#1
I have a physics assignment at school on sound waves and technology, I've decided to investigate how an electric guitar works (possibly with effect pedals to make it more interesting). Anyway - I hope this is the right forum ! I'm sure there would be someone on this website that knows alot about this kindof thing, or can point me in the right direction.

Thanks for the help.

Edit: I'm in year 11 so I want to make it fairly indepth.
#2
Do a search, the same question has been asked a couple of times


pickups: read up on induction and magnetism and such

distortion: by overdring an amp past a level where it can no longer amplify it so it just cuts of the tops and bottoms of the signal
or in most solid state amps they use diodes to clip the signal when it goes over past a certain level

other effects: that depends on what they are
http://geofex.com/fxtech.htm
http://www.harmony-central.com/Effects/effects-explained.html
Last edited by seljer at Jun 22, 2006,
#3
distortion and other effects are more in the realm of circuit analysis.

you'd want to focus on guitar physics, look up harmonics (it should be in the sound/waves/oscillation section of your physics textbook). I think it was called fundamental harmonics (1st would be 1/2 of a wave length or a plucked string, 2nd would be a full wave length, or a harmonic at the 12th fret, 3rd would be 1.5 wave lengths or something around a harmonic at the 7th? fret)

Also, for the electro-magnetic portion. Basically the magnets in a pickup put up a magnetic field. The string (usually steel or nickel, which are 2 of the 4 metals that work with magnets, iron and cobalt (i think), being the other 2). As the string vibrates, it changes the electromagnetic flux, inducing an alternating current in the wire at the same frequency the string is vibrating. Regardless of how HARD you pluck it, it won't change the frequency, it'll only change the magnitude of the signal. You should have some equation where the frequency is a function of the tension and length/thickness of the string.

Effects pedal analysis is a bit too complex for a high school level. Explaining overdrive in terms of a circuit and how it works would be a bit too complex as well, atleast in the level that you should explain it for an academics class.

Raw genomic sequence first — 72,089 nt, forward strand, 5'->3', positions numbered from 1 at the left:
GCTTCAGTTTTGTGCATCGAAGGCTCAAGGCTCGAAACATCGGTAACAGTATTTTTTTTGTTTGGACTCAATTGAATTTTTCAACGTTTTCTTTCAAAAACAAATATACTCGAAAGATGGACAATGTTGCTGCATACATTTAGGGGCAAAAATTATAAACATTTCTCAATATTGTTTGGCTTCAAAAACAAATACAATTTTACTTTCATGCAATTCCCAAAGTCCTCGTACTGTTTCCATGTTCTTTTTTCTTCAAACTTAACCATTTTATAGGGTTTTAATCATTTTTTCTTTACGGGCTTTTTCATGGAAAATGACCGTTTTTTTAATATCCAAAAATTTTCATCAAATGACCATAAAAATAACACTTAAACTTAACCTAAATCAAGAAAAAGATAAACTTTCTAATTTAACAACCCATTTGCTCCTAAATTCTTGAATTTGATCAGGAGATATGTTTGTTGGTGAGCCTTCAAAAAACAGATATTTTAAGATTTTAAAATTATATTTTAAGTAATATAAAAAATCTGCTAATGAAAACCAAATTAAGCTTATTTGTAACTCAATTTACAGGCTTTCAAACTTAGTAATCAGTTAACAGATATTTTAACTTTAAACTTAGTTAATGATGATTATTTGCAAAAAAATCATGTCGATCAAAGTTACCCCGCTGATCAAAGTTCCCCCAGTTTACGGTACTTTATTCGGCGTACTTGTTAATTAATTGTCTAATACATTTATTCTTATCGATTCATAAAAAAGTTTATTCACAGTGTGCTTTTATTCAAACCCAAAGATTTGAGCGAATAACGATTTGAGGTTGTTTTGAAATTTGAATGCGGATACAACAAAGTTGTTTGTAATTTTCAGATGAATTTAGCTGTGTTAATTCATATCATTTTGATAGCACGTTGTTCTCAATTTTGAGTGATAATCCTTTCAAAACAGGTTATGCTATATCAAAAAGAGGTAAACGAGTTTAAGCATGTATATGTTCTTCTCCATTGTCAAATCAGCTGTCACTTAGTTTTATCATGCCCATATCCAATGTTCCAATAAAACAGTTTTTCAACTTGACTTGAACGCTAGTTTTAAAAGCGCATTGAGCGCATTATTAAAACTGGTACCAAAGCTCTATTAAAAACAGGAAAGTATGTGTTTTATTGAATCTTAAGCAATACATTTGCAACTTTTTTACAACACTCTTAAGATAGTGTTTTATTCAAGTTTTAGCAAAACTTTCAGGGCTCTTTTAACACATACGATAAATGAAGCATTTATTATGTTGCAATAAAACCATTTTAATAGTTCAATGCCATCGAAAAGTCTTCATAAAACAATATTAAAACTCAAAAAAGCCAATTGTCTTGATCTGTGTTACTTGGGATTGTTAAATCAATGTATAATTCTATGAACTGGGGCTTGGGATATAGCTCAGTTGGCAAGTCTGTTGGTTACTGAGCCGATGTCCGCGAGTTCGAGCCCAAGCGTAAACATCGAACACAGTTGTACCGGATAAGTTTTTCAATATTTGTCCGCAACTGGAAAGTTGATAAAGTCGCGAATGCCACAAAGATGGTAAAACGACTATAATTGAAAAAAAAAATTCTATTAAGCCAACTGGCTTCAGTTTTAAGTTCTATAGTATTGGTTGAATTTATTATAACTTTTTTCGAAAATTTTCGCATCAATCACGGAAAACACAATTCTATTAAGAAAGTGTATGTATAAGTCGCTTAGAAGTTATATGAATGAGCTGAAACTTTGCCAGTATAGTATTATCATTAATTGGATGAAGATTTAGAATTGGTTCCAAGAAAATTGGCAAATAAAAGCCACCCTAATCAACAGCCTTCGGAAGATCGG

#4
Physics at the age of 11?

Either you're a genius, or you don't live in America.
#6
Make a EQ or a boost pedal. Check this pedal out... You can boost treble or bass, and then you can also boost or cut mids. 3 different switches to use so a bunch of combinations. Also on the site theres charts of the different frequencies and stuff for the different combinations. This should help alot.

http://www.runoffgroove.com/mreq.html
#8
^ um... how is he supposed to analyze that circuit for his physics class?? or at the very least explain the physics of how that pedal works?
#9
Thanks for all the help!

I'm in year 11 in Australia which means I'm 16 and in the second last year of highschool, hahah.

My assignment is going to be based on the physics of the guitar / magnets. I'm only going to have a small section on effects to make it more interesting, because its a speech with a powerpoint I dont want people getting restless.
#10
Quote by greenbox
^ um... how is he supposed to analyze that circuit for his physics class?? or at the very least explain the physics of how that pedal works?


Idn... How would he explain the physics of how any pedal works... lol. I just thought that it would be a little helpful because it was an EQ pedal and showed the graph of the frequencies.
#11
I thought you said it had to be sound waves? If so, then researching an acoustic guitar would be your best bet. If it can be anything physics related, then magnetic fields in pickups would be a good choice.
#12
Dude...I wrote an exam on this for phsyics too! But I got rid of it awhile back, shame I could've sent it to you. Also grade 11. What a coincidence.
#14
Oh make this interesting: have your guitar amped and on hand with whatever effects you're describing. That should keep your audience on the ball.

And it would just be extremely cool.
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#15
Quote by greenbox
^ um... how is he supposed to analyze that circuit for his physics class?? or at the very least explain the physics of how that pedal works?

Electronics is fully contained in physics (well the parts required for guitar and audio circuits are.) It's all basic impedance and amplifier theory...


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#16
yo if you play bring your guitar in and intro your presentation with a short jam or something...that'll be cool.
#17
oh, for my high school physics anyway, we only went over RLC circuits, explaining clipping and other components like transistors wouldn't be relevant to the coursework (atleast that's my take on it)

and essentially, physics covers EVERYTHING, but physics classes dont

good luck on your assignment!
#18
You might also want to meantion Harmonics by the way. Not many people know that that playing the harmonic on the guitar is making a node at the halfway point of the string where the string is not vibrating. Just like in waves... Thats why it works best on the 12th because thats half of your scale length.
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#19
^ yup, fundamental frequencies, as i explained in the 3rd post on this thread